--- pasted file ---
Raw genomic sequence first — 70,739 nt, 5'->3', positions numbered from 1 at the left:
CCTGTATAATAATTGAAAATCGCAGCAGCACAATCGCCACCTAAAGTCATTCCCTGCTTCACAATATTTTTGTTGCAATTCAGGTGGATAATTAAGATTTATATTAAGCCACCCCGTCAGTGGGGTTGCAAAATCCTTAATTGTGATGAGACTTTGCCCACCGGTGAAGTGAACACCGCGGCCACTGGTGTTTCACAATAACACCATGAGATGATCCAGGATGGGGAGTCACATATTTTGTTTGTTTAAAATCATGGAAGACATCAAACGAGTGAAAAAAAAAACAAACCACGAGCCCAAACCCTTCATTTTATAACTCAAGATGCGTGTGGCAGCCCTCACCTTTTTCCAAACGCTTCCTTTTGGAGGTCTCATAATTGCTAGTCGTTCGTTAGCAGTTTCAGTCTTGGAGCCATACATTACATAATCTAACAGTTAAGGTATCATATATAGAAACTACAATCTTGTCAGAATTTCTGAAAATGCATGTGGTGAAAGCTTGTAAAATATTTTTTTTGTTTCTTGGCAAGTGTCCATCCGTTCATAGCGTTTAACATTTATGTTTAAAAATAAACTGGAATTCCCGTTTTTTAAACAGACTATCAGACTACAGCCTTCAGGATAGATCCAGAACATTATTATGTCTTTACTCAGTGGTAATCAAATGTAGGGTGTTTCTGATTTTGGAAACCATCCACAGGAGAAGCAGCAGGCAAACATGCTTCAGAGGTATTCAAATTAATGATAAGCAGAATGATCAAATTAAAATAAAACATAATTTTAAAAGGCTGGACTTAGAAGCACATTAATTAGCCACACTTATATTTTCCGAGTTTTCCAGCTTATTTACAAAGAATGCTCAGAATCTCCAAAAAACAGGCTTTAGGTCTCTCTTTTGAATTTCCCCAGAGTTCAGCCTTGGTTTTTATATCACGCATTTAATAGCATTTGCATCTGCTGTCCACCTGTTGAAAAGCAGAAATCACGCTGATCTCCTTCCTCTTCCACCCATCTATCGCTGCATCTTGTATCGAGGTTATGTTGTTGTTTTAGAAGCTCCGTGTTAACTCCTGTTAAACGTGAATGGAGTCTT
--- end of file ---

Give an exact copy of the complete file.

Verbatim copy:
Raw genomic sequence first — 70,739 nt, 5'->3', positions numbered from 1 at the left:
CCTGTATAATAATTGAAAATCGCAGCAGCACAATCGCCACCTAAAGTCATTCCCTGCTTCACAATATTTTTGTTGCAATTCAGGTGGATAATTAAGATTTATATTAAGCCACCCCGTCAGTGGGGTTGCAAAATCCTTAATTGTGATGAGACTTTGCCCACCGGTGAAGTGAACACCGCGGCCACTGGTGTTTCACAATAACACCATGAGATGATCCAGGATGGGGAGTCACATATTTTGTTTGTTTAAAATCATGGAAGACATCAAACGAGTGAAAAAAAAAACAAACCACGAGCCCAAACCCTTCATTTTATAACTCAAGATGCGTGTGGCAGCCCTCACCTTTTTCCAAACGCTTCCTTTTGGAGGTCTCATAATTGCTAGTCGTTCGTTAGCAGTTTCAGTCTTGGAGCCATACATTACATAATCTAACAGTTAAGGTATCATATATAGAAACTACAATCTTGTCAGAATTTCTGAAAATGCATGTGGTGAAAGCTTGTAAAATATTTTTTTTGTTTCTTGGCAAGTGTCCATCCGTTCATAGCGTTTAACATTTATGTTTAAAAATAAACTGGAATTCCCGTTTTTTAAACAGACTATCAGACTACAGCCTTCAGGATAGATCCAGAACATTATTATGTCTTTACTCAGTGGTAATCAAATGTAGGGTGTTTCTGATTTTGGAAACCATCCACAGGAGAAGCAGCAGGCAAACATGCTTCAGAGGTATTCAAATTAATGATAAGCAGAATGATCAAATTAAAATAAAACATAATTTTAAAAGGCTGGACTTAGAAGCACATTAATTAGCCACACTTATATTTTCCGAGTTTTCCAGCTTATTTACAAAGAATGCTCAGAATCTCCAAAAAACAGGCTTTAGGTCTCTCTTTTGAATTTCCCCAGAGTTCAGCCTTGGTTTTTATATCACGCATTTAATAGCATTTGCATCTGCTGTCCACCTGTTGAAAAGCAGAAATCACGCTGATCTCCTTCCTCTTCCACCCATCTATCGCTGCATCTTGTATCGAGGTTATGTTGTTGTTTTAGAAGCTCCGTGTTAACTCCTGTTAAACGTGAATGGAGTCTT